Harper's Weekly 09/09/1882


The boys of the present day have little idea of the kind-
ness which fortune has shown them. Their facilities for
acquiring useful knowledge are greatly in advance of those
of the boys of the last generation. Twenty years ago a
boy acquired the art of smoking with the greatest diffi-
culty. He had to take his first lesson with a pipe and
strong tobacco, or with a rank and wretched cigar. With-
drawing behind the barn, in order to pursue his task with-
out interruption, he smoked his pipe or his cigar until the
inevitable and deathly sickness that follows the unaccus-
tomed use of tobacco in heroic doses overcame him. How
terrible were the hours passed by the young student prone
on the damp turf, and conscious that no concealment of the
state of his stomach from the paternal eye would be possi-
ble! How well he knew that he was doomed to pass from
the barn to the wood-shed, and that to the disturbance
wrought in his interior by tobacco would be added the
acute disturbance of his exterior by the rod which Solomon
—after he was safely grown up—so warmly approved! Yet
it was only by this hard and thorny path that the boy could
become a smoker. On the threshold of the domain of smoke
waited forever the fiends of nausea and deadly faintness.
The only way to learn to smoke was to grapple boldly with
the pipe and cigar, and to persevere through pain and sick-
ness and the shadow of the apple-tree switch, until success
crowned the indomitable will of the young smoker.

The boy of the present day knows nothing of the suffer-
ings of his predecessor. The path of smoking is made plain
and easy to him by means of the cheap and gentle cigarette.
He takes his first lesson in smoking in the seclusion of his
room, and without dreaming of the necessity of a retired
locality wherein to stretch himself upon the ground. His
first cigarette contains just enough tobacco to slightly affect
his system, but not enough to produce nausea. If his sec-
ond cigarette begins to fill him with abdominal distrust, he
throws it away in time to save himself. By practicing for
a few days with one cigarette, he presently becomes able to
smoke two without unpleasant consequences. Soon he is
able to smoke three or four with impunity, and is then ready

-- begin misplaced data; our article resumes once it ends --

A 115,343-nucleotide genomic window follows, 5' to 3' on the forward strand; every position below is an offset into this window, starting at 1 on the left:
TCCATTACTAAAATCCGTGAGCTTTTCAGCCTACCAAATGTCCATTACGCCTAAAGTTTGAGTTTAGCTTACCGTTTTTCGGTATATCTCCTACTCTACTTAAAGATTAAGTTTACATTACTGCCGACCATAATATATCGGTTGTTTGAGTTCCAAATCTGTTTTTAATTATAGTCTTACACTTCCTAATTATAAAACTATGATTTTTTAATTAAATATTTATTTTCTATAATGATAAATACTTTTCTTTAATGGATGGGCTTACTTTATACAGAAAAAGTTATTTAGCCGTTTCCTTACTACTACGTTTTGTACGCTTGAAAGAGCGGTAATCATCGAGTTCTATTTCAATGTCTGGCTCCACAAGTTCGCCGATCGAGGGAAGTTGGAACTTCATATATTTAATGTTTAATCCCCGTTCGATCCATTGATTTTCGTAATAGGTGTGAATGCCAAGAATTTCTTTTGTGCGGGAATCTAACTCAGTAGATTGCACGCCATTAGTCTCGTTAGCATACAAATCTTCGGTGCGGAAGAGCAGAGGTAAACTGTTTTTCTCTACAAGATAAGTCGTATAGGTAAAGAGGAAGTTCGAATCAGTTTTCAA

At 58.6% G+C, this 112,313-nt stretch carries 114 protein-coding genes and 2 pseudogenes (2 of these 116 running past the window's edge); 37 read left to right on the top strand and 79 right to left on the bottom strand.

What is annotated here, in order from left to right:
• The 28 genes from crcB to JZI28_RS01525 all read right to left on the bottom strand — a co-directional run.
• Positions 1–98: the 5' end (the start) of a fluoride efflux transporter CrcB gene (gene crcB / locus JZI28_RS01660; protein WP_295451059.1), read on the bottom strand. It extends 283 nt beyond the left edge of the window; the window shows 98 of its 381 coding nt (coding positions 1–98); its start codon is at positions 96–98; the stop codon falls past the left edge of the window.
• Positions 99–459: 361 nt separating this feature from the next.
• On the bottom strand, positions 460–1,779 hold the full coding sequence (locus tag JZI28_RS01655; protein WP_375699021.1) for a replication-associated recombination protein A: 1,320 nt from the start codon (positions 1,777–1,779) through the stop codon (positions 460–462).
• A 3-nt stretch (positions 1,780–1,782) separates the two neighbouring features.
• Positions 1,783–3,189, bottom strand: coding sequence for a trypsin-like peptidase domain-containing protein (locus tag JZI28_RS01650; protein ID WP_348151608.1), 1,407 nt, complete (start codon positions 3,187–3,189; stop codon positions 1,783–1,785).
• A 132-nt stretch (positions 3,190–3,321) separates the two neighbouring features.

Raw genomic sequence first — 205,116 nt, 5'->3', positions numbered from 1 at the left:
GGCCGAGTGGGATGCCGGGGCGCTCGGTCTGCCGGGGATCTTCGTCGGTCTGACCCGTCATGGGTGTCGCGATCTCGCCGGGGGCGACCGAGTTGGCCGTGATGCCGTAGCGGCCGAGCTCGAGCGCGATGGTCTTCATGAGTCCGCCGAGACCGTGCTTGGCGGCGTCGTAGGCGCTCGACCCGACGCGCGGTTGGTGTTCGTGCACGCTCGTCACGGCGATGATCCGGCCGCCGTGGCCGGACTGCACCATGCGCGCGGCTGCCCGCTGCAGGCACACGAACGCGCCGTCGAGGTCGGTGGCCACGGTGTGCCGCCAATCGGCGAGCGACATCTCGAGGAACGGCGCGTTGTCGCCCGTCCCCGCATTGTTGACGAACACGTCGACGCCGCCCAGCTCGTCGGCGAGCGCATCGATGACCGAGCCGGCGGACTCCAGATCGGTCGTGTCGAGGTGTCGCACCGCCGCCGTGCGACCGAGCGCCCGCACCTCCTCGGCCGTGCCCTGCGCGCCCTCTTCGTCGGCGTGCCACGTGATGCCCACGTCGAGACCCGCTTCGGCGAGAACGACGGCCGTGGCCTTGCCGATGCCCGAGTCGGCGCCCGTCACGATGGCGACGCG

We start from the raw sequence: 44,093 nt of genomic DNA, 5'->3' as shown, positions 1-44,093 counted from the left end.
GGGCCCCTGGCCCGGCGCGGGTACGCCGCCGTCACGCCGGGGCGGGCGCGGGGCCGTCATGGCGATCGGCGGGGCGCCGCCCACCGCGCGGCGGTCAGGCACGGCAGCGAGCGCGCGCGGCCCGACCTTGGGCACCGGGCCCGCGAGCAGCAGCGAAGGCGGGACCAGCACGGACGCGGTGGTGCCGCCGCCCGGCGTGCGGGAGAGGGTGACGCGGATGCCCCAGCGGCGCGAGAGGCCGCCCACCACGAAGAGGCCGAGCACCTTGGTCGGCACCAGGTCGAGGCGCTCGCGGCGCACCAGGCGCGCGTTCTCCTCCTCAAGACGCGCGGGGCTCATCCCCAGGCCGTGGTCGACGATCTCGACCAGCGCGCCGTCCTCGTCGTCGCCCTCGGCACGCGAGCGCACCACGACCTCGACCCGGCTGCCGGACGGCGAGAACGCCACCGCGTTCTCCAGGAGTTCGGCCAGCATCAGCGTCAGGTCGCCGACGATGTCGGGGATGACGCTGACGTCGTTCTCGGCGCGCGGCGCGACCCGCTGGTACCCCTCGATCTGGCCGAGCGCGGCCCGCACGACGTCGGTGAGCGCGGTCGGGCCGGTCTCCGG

to take up the higher branches of pipe and cigar smoking,
confident that he can master them in a short time, and
without any internal distress.

For the modern boy there is no danger that he will be
discovered by his father in that limp and hopeless condition
that admits of no plausible reply when the dread words are
uttered, “You've been smoking, and don't let me hear you
deny it.” On the approach of a sudden father or an unex-
pected mother, he can always drop his cigarette, and no
pale cheeks or clammy forehead will betray him. He never
knows the anguish of that awful loss of confidence in his
stomach that formerly made the juvenile smoker tempora-
rily wish that he had never been born. Nothing is simpler
—thanks to the introduction of cigarettes—than for any
boy of ordinary abilities to become an accomplished smoker,
and the success of the new system is illustrated by the fact
that our boys, with hardly an exception, learn to smoke at
an age at which their fathers fancied themselves far too
young to undertake so difficult and trying a study.

Proud as we may justly be of the facilities now at the
command of the youthful smoker, it must nevertheless be
conceded that there are certain branches of knowledge
which our boys must still acquire with pain and difficulty.
They are compelled to learn to drink whiskey in precisely
the crude way in which the art has been learned from time
immemorial. Whiskey is always disagreeable when tasted
for the first time, and the boy who is determined to learn to
drink must have his throat scorched and his breath taken
away many times before his taste becomes so educated
that he can truthfully say that he likes whiskey. He has
to pass, in fact, through an experience at least as disagree-
able as that of the young smoker in the days when cigar-
ettes were unknown. This is by no means creditable to our
civilization. We ought long ago to have made it as easy
for a boy to learn to drink as it is to learn to smoke. What
is needed is some means of supplying boys with whiskey in
small quantities, and with its fiery and objectionable taste
partially concealed. We should have whiskeyrettes as well
as cigarettes. With their aid a boy could easily accustom
himself to whiskey, and make fair progress toward becom-
ing an able and successful drunkard without once experi-
encing the unpleasant sensations which sometimes so thor-
oughly disgust the youthful drinker as to induce him to
entirely abandon all hope of learning to drink.

Almost as great facilities are offered to the youthful
gambler as to the youthful smoker. There are numberless
academies—if they may be so called—in this city where
the attempt is made to combine the studies of gambling
and drinking by means of the system known as “pin pool
for drinks.” The low rates of tuition asked by those in
charge of these juvenile academies, and the entire freedom
in the use of profanity which is accorded to the pupils,
make them peculiarly attractive. While they undoubtedly
furnish admirable practical instruction in gambling, and
exercise a strong influence in stimulating youth to study
the art of drinking, they have no new and satisfactory sys-
tem of smoothing the student's pathway to drunkenness.
Our boys can learn to smoke and to gamble with an ease
which leaves nothing to be desired, but it is time that
something was done to furnish them with facilities which
would make the task of learning to like whiskey at least as
simple and easy.

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